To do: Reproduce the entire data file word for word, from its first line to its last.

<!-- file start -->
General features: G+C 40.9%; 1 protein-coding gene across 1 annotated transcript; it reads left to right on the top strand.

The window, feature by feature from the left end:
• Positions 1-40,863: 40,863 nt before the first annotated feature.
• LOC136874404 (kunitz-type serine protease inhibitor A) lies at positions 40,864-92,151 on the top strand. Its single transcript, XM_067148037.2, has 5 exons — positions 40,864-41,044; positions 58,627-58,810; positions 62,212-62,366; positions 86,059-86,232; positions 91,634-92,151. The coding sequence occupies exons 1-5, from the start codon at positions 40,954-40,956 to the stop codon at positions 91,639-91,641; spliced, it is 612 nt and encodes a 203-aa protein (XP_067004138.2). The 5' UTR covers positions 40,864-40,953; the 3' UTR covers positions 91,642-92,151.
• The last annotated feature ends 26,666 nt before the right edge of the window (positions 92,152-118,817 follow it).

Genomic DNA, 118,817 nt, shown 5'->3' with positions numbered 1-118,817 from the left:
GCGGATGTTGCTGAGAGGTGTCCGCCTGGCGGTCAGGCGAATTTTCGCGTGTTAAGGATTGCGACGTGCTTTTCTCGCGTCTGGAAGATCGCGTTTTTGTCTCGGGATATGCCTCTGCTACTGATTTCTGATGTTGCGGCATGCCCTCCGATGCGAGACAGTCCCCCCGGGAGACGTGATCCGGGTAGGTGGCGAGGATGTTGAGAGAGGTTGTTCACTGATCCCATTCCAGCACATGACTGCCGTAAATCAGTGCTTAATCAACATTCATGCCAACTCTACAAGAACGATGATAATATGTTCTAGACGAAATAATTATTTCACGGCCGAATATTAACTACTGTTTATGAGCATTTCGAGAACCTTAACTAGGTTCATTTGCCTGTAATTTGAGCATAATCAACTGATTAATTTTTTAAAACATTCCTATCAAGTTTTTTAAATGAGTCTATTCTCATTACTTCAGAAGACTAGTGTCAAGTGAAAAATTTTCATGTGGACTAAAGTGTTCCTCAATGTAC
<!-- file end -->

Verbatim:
General features: G+C 40.9%; 1 protein-coding gene across 1 annotated transcript; it reads left to right on the top strand.

The window, feature by feature from the left end:
• Positions 1-40,863: 40,863 nt before the first annotated feature.
• LOC136874404 (kunitz-type serine protease inhibitor A) lies at positions 40,864-92,151 on the top strand. Its single transcript, XM_067148037.2, has 5 exons — positions 40,864-41,044; positions 58,627-58,810; positions 62,212-62,366; positions 86,059-86,232; positions 91,634-92,151. The coding sequence occupies exons 1-5, from the start codon at positions 40,954-40,956 to the stop codon at positions 91,639-91,641; spliced, it is 612 nt and encodes a 203-aa protein (XP_067004138.2). The 5' UTR covers positions 40,864-40,953; the 3' UTR covers positions 91,642-92,151.
• The last annotated feature ends 26,666 nt before the right edge of the window (positions 92,152-118,817 follow it).

Genomic DNA, 118,817 nt, shown 5'->3' with positions numbered 1-118,817 from the left:
GCGGATGTTGCTGAGAGGTGTCCGCCTGGCGGTCAGGCGAATTTTCGCGTGTTAAGGATTGCGACGTGCTTTTCTCGCGTCTGGAAGATCGCGTTTTTGTCTCGGGATATGCCTCTGCTACTGATTTCTGATGTTGCGGCATGCCCTCCGATGCGAGACAGTCCCCCCGGGAGACGTGATCCGGGTAGGTGGCGAGGATGTTGAGAGAGGTTGTTCACTGATCCCATTCCAGCACATGACTGCCGTAAATCAGTGCTTAATCAACATTCATGCCAACTCTACAAGAACGATGATAATATGTTCTAGACGAAATAATTATTTCACGGCCGAATATTAACTACTGTTTATGAGCATTTCGAGAACCTTAACTAGGTTCATTTGCCTGTAATTTGAGCATAATCAACTGATTAATTTTTTAAAACATTCCTATCAAGTTTTTTAAATGAGTCTATTCTCATTACTTCAGAAGACTAGTGTCAAGTGAAAAATTTTCATGTGGACTAAAGTGTTCCTCAATGTAC